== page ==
I am a ''yeller'' too - It just comes naturally when you have been raised that way. Check out the love and logic parenting method ( If you can't make it to one of the trainings, at least read one of the books (you can probably find them in the library). This method is amazing - it teaches you to overcome your natural response of just yelling - the ''drill sargeant'' approach to parenting. Basically, children continually try to gain control from you, and the more that you prevent them from getting control, the harder they try, until they push you so far that you start yelling. The solution is to give them some control on YOUR terms, so they don't drive you nuts, and to let them learn from their mistakes (i.e., natural consequences). The books will give you tons of concrete suggestions on how to do this, but the basic method is to let the kid make choices about things that don't affect anyone else, and also to only give choices you can live with. Then, when they make ''mistakes'', they learn from the consequences of their actions rather than focusing on the power struggle with the parent. Check it out, it really works! good luck

I have greatly benefited from attending parenting and other workshops through the Bay Area Nonviolent Communication. Their approach to communication helps build nonviolent relationships with children, adults, coworkers, anyone. They offer workshops on a sliding scale and subscribe to the philosophy that no one should be turned away for lack of funds. Jean H.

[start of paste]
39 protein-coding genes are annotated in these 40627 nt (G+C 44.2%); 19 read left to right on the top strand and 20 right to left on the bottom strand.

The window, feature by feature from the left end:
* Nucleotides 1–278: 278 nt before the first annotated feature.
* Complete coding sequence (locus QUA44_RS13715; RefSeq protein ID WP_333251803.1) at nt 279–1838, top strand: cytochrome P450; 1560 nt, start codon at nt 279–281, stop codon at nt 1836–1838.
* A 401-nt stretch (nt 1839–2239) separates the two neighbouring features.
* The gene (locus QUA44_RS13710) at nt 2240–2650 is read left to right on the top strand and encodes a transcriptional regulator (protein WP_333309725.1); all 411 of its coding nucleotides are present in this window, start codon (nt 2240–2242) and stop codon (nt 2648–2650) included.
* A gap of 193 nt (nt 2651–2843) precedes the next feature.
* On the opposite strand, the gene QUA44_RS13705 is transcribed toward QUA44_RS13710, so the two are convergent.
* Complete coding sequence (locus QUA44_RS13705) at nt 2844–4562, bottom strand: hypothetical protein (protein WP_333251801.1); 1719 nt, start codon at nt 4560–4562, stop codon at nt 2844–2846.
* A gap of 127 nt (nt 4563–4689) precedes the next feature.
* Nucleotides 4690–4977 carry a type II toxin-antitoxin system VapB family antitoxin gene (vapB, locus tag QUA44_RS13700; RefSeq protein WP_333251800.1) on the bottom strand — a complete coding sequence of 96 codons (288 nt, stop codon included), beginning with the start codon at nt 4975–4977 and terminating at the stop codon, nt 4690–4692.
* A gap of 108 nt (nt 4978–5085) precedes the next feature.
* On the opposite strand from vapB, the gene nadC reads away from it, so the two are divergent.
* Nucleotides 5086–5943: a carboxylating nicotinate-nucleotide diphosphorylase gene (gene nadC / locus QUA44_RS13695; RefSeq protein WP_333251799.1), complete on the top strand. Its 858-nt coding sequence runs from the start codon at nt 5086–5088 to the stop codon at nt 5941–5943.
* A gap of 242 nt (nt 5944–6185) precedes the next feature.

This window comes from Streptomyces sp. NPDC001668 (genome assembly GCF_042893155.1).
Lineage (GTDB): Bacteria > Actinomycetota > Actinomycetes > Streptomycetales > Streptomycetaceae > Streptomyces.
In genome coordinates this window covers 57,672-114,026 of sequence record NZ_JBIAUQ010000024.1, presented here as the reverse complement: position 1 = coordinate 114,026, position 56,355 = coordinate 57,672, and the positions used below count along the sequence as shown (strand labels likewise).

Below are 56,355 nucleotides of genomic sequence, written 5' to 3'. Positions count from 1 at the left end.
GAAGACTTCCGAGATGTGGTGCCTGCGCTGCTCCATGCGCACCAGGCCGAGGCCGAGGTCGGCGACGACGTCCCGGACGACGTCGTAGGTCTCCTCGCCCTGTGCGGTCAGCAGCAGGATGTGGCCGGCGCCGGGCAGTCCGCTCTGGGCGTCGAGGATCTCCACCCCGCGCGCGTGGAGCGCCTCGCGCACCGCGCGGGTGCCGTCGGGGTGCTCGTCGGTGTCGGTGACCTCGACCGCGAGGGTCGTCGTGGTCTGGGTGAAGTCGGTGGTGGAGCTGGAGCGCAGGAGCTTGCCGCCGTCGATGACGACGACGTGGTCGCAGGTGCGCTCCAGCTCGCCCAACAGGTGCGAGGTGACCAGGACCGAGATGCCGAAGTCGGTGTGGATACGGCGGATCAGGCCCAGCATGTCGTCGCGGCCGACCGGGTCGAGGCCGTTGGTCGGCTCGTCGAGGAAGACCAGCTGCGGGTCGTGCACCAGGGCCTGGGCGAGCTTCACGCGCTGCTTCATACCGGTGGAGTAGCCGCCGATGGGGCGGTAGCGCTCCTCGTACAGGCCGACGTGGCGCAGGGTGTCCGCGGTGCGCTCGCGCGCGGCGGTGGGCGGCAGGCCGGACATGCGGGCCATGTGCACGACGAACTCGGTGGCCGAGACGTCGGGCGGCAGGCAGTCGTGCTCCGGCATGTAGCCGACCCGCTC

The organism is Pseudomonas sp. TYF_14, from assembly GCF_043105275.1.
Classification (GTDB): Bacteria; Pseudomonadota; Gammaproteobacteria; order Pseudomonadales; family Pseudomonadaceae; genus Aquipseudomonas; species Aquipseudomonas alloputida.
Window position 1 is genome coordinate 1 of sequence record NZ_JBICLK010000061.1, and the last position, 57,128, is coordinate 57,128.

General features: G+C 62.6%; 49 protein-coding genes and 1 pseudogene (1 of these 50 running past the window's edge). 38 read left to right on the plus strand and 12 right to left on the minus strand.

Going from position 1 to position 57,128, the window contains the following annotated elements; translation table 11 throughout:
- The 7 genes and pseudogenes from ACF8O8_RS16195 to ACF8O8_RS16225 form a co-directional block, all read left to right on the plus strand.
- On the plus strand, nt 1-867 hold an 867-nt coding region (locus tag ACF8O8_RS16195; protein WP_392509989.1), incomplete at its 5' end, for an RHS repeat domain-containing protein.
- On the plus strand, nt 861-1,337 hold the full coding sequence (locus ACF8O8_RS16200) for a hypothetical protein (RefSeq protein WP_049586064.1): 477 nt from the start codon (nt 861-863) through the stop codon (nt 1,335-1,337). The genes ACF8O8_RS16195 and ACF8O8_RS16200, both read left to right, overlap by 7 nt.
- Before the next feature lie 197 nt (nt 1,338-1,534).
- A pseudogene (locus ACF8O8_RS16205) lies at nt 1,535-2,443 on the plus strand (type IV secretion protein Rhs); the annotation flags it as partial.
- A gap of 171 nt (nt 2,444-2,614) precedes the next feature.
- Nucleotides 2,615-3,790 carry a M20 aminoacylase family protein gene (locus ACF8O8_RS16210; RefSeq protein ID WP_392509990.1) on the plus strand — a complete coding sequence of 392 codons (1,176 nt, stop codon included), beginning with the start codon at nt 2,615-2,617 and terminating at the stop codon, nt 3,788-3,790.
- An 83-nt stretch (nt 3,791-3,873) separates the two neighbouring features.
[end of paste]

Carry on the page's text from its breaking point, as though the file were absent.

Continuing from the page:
Dear Fellow Mom,

The same happened to me when I was pregnant with my second child and my first was about 2 years old. Anger management had never been an issue for me until then. I can understand that you are ashamed and scared of ''this thing'' that lurks inside of you \x96 I was too and maybe I still am. How honorable of you that you want to work on yourself and discontinue a habit that might have been carried over by generations before!

Working on managing my anger has been quite a journey for me. I came to realize that there is not the magical one thing that will make you so calm that you won\x92t yell anymore. It is hard work and there have been many different things that I\x92ve been practicing. Let\x92s start with books that have helped me: ''When Anger Hurts your Child \x96 A Parent\x92s Guide'' by McKay, Fanning, Paleg & Landis. Also ''Kids, Parents and Power Struggles'' by Mary Kurcinka - a wonderful book!It was not just the reading, but practicing over and over again what the books suggested. I kept an anger diary for a while which helped me identify my stress factors and trigger thoughts. Sleep deprivation, PMS, irregular meals, etc. are stress factors that I can try to avoid, now that I know about them. Becoming aware of any irritation and anger in the beginning stage by tuning into my body often helped me push the brakes. Nurturing myself - e.g., sitting down for a few minutes and drinking a cup of tea instead of doing the laundry, stepping out of the door to breath fresh air, calling a friend to get some empathy, deciding not to cook dinner because it would be impossible keeping my cool by juggling too many things, etc. \x96 lowers my stress level. The first year with my second child was extremely exhausting for me too \x96 physically and emotionally. I did see an acupuncturist and took Chinese herbs to replenish my body.